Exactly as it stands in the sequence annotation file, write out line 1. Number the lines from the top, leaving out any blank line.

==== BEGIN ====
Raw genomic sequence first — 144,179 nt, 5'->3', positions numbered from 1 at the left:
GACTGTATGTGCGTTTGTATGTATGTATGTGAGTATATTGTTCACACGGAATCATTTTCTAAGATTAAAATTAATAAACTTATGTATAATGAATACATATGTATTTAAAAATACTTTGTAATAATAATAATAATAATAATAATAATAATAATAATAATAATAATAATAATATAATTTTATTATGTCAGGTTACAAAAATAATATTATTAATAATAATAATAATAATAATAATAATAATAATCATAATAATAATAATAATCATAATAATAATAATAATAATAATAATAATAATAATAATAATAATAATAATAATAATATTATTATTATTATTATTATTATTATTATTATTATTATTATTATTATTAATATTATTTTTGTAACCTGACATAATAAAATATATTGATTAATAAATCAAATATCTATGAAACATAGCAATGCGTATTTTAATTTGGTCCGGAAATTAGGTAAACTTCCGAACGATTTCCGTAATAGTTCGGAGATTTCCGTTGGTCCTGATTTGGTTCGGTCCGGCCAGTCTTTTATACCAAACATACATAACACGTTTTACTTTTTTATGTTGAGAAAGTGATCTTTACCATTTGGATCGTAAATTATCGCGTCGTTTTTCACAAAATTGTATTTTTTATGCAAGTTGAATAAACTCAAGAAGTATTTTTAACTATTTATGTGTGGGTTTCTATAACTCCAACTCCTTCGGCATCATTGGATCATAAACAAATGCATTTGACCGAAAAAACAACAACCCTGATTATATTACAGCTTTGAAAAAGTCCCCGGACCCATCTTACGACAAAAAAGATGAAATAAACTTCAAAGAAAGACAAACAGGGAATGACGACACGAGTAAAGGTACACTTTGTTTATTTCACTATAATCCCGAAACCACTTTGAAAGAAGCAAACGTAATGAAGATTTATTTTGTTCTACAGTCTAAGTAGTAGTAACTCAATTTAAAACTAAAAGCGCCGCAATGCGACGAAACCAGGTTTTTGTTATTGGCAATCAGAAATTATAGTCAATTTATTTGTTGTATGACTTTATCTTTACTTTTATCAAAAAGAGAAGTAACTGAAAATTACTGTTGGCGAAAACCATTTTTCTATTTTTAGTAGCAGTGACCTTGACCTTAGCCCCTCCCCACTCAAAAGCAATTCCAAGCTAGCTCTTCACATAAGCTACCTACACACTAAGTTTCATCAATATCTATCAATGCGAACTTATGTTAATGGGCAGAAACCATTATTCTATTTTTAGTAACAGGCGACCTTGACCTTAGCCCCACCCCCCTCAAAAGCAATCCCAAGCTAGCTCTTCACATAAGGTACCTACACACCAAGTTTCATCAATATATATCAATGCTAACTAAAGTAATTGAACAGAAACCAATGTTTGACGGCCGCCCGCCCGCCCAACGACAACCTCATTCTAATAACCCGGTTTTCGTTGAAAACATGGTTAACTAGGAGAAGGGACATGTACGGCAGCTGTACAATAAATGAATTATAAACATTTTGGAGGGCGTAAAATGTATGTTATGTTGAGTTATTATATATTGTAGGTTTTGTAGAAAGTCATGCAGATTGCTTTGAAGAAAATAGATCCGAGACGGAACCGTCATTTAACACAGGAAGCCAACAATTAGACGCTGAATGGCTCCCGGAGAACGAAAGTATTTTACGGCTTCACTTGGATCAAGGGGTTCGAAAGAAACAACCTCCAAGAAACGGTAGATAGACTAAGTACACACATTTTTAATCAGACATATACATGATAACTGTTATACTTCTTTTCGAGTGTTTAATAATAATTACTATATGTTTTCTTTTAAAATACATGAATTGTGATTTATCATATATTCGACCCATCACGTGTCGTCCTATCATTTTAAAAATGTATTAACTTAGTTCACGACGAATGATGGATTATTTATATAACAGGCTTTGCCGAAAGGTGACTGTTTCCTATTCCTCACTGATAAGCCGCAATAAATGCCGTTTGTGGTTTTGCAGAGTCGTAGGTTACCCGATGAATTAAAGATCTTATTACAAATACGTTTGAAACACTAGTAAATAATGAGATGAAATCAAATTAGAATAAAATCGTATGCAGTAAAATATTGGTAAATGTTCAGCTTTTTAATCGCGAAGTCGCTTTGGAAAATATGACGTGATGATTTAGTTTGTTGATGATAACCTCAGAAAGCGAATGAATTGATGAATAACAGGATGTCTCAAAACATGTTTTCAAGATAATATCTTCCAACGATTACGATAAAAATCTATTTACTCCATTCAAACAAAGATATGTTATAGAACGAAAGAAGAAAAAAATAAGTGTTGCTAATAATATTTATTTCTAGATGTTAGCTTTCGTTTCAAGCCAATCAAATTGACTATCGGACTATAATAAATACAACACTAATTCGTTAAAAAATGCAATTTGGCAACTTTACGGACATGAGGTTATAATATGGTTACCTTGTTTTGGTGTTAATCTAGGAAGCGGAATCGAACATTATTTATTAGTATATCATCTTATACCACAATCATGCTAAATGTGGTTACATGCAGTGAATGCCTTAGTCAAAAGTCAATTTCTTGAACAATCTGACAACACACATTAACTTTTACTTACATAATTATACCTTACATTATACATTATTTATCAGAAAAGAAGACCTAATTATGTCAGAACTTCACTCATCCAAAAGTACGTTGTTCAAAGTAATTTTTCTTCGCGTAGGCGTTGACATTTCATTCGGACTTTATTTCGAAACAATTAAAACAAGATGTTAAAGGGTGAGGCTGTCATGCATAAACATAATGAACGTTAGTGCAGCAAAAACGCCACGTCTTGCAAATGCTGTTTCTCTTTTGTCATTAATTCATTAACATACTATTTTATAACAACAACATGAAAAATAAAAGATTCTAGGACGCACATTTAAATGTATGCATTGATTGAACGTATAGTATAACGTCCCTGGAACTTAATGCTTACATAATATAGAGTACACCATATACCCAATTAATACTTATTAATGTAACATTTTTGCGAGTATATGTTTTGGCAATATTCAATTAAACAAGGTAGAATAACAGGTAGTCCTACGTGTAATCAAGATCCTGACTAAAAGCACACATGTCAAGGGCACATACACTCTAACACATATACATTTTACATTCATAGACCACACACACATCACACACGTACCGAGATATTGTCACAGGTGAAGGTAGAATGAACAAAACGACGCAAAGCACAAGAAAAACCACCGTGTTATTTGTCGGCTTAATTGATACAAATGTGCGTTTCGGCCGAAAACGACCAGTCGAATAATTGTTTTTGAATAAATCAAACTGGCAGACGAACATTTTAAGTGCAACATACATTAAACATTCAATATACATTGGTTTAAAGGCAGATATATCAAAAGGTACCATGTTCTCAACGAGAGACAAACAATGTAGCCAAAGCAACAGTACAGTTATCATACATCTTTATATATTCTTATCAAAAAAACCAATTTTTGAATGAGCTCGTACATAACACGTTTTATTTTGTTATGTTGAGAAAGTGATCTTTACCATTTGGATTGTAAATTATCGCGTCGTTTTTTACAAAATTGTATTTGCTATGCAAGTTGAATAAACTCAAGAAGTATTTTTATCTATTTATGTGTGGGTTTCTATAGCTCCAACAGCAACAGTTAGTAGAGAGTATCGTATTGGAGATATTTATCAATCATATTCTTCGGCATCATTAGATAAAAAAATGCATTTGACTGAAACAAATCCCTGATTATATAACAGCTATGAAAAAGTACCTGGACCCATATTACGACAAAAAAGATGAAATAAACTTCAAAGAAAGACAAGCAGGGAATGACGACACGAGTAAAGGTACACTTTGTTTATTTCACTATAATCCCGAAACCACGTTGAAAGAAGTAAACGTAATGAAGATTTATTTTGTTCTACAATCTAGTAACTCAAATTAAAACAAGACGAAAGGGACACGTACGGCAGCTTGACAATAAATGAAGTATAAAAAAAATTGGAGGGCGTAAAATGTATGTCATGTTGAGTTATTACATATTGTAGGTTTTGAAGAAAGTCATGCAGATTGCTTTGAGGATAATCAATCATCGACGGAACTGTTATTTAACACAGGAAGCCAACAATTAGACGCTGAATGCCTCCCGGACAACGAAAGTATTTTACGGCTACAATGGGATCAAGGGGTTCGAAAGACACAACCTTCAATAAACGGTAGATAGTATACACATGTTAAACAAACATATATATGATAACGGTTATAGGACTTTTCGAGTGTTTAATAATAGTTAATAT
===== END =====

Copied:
Raw genomic sequence first — 144,179 nt, 5'->3', positions numbered from 1 at the left: